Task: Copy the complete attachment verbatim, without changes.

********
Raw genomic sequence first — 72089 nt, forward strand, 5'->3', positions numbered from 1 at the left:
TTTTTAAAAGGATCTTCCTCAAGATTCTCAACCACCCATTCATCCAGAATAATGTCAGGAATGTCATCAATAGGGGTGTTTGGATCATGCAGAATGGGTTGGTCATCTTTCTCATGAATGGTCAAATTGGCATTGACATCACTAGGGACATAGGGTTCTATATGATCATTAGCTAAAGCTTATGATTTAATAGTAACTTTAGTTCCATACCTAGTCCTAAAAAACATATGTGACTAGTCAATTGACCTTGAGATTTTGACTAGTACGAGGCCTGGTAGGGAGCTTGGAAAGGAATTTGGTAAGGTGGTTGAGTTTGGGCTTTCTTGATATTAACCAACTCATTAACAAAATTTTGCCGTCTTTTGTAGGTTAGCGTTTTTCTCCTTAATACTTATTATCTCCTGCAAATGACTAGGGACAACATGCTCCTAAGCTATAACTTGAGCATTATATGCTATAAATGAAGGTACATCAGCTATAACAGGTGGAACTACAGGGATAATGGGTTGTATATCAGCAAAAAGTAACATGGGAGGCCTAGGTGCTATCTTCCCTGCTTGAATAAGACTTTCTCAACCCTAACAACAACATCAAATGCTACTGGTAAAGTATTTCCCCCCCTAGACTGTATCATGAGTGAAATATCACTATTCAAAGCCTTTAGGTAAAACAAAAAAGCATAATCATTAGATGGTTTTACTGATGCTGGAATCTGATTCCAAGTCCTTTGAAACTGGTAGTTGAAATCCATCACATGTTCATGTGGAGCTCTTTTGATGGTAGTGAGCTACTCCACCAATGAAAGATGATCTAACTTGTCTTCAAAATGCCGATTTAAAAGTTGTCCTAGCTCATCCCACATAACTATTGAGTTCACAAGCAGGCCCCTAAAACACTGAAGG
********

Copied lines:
Raw genomic sequence first — 72089 nt, forward strand, 5'->3', positions numbered from 1 at the left:
TTTTTAAAAGGATCTTCCTCAAGATTCTCAACCACCCATTCATCCAGAATAATGTCAGGAATGTCATCAATAGGGGTGTTTGGATCATGCAGAATGGGTTGGTCATCTTTCTCATGAATGGTCAAATTGGCATTGACATCACTAGGGACATAGGGTTCTATATGATCATTAGCTAAAGCTTATGATTTAATAGTAACTTTAGTTCCATACCTAGTCCTAAAAAACATATGTGACTAGTCAATTGACCTTGAGATTTTGACTAGTACGAGGCCTGGTAGGGAGCTTGGAAAGGAATTTGGTAAGGTGGTTGAGTTTGGGCTTTCTTGATATTAACCAACTCATTAACAAAATTTTGCCGTCTTTTGTAGGTTAGCGTTTTTCTCCTTAATACTTATTATCTCCTGCAAATGACTAGGGACAACATGCTCCTAAGCTATAACTTGAGCATTATATGCTATAAATGAAGGTACATCAGCTATAACAGGTGGAACTACAGGGATAATGGGTTGTATATCAGCAAAAAGTAACATGGGAGGCCTAGGTGCTATCTTCCCTGCTTGAATAAGACTTTCTCAACCCTAACAACAACATCAAATGCTACTGGTAAAGTATTTCCCCCCCTAGACTGTATCATGAGTGAAATATCACTATTCAAAGCCTTTAGGTAAAACAAAAAAGCATAATCATTAGATGGTTTTACTGATGCTGGAATCTGATTCCAAGTCCTTTGAAACTGGTAGTTGAAATCCATCACATGTTCATGTGGAGCTCTTTTGATGGTAGTGAGCTACTCCACCAATGAAAGATGATCTAACTTGTCTTCAAAATGCCGATTTAAAAGTTGTCCTAGCTCATCCCACATAACTATTGAGTTCACAAGCAGGCCCCTAAAACACTGAAGG